National Fisherman

NEW BEDFORD — A top NOAA fisheries scientist has proposed a dramatic change in the way the agency makes its stock assessments for yellowtail flounder.
 
Yellowtail assessments in recent years have been dire, prompting sharp quota cutbacks that interfere with fishing for more plentiful species of groundfish.
 
The proposal by Dr. William Karp, director of the Northeast Regional Science Center, embraces the view of Dr. Brian Rothschild, professor emeritus at UMass Dartmouth. It reduces the reliance on statistical models that have proven unreliable and inadequate, instead calling on NOAA to employ additional data and information that it previously wouldn't consider.
 
That would include such things as industry-supplied data, facts and figures from the science center's social science division and studies conducted by the UMass School for Marine Science and Technology.
 
The proposal was made in a letter by Karp to the New England Fisheries Management Council. The changes would be put in place with the consent of Canadian regulators who jointly conduct the "transboundary resource assessment."
 
Read the full story at Standard-Times>>

National Fisherman Live

National Fisherman Live: 1/27/15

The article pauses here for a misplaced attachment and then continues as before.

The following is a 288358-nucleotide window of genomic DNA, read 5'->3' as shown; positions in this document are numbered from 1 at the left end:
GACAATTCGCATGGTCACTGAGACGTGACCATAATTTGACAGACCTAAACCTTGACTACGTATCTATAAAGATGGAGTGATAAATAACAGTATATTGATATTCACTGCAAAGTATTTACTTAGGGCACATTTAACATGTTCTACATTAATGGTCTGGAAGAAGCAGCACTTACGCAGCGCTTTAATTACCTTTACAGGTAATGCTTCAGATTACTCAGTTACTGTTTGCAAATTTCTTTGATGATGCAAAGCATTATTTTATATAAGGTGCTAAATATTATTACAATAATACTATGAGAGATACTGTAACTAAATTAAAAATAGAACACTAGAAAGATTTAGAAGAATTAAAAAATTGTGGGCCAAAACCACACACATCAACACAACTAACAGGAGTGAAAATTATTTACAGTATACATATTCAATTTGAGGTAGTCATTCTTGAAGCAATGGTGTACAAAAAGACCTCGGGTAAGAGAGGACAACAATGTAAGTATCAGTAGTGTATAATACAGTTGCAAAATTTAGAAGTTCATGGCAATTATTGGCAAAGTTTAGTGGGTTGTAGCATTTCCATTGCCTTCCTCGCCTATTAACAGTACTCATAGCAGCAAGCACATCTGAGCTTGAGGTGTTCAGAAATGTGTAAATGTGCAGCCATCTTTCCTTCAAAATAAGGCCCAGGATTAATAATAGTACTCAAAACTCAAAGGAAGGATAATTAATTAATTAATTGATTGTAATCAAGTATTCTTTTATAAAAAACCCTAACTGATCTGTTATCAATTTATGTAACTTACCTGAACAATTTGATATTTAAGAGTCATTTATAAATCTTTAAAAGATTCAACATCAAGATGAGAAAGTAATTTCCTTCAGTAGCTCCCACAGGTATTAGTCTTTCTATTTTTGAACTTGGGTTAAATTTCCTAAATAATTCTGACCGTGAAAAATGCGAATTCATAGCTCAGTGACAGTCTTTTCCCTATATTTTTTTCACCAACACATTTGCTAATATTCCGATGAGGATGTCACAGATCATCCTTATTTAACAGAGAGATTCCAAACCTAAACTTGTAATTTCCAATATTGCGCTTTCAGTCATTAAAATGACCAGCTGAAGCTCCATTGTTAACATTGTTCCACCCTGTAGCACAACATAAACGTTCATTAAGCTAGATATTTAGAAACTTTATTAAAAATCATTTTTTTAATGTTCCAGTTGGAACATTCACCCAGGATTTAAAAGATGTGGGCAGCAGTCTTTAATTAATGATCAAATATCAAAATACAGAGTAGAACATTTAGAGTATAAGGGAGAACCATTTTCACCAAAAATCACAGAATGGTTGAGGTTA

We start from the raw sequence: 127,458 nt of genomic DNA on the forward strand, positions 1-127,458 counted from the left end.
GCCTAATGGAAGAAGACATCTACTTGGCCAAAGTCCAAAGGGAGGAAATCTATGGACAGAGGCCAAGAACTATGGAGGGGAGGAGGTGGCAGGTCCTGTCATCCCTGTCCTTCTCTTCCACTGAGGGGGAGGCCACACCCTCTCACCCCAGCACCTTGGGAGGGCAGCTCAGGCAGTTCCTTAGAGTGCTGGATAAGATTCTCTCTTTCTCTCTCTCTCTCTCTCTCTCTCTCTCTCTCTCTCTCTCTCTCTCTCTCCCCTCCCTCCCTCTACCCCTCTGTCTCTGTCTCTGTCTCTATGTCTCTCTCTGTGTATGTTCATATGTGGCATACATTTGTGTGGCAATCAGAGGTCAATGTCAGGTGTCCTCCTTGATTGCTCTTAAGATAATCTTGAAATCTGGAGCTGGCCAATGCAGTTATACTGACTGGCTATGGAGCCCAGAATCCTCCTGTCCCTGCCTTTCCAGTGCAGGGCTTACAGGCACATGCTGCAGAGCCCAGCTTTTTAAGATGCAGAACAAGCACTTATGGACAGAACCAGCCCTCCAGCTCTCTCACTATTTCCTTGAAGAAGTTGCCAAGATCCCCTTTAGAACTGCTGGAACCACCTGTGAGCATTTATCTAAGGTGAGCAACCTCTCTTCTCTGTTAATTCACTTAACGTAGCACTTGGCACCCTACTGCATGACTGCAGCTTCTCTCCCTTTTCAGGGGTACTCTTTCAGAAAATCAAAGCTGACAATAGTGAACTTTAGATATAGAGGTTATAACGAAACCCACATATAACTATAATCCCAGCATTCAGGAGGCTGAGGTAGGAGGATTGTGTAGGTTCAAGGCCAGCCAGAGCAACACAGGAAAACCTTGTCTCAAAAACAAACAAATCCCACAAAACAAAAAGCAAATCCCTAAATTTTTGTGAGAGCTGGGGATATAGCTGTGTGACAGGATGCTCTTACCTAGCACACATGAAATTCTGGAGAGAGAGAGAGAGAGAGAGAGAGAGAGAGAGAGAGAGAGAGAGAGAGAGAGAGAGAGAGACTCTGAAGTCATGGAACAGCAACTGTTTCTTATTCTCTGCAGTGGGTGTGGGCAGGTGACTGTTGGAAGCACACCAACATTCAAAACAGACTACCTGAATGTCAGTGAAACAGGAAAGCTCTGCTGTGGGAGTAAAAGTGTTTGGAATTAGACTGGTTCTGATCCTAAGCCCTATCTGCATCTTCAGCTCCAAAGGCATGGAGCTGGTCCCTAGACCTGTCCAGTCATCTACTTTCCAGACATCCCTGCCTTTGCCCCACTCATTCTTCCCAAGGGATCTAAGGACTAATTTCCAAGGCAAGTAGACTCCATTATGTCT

In this episode:

Assessment: Atlantic menhaden is not overfished
Bering Sea pollock fishery casts off
Dock to Dish opens Florida’s first CSF
Second wave of disaster funds for Alaska
Fisherman lands N.C.’s largest bluefin ever

Inside the Industry

The Alaska Seafood Marketing Institute is still seeking public review and comment on the Alaska Responsible Fisheries Management Conformance Criteria (Version 1.2, September 2011). The public review and comment period, which opened on Dec. 3, 2014, runs through Monday, Feb. 3.

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NOAA, in consultation with the Department of the Interior, has appointed 10 new members to the Marine Protected Areas Federal Advisory Committee. The 20-member committee is composed of individuals with diverse backgrounds and experience who advise the departments of commerce and the interior on ways to strengthen and connect the nation's MPA programs. The new members join the 10 continuing members appointed in 2012.

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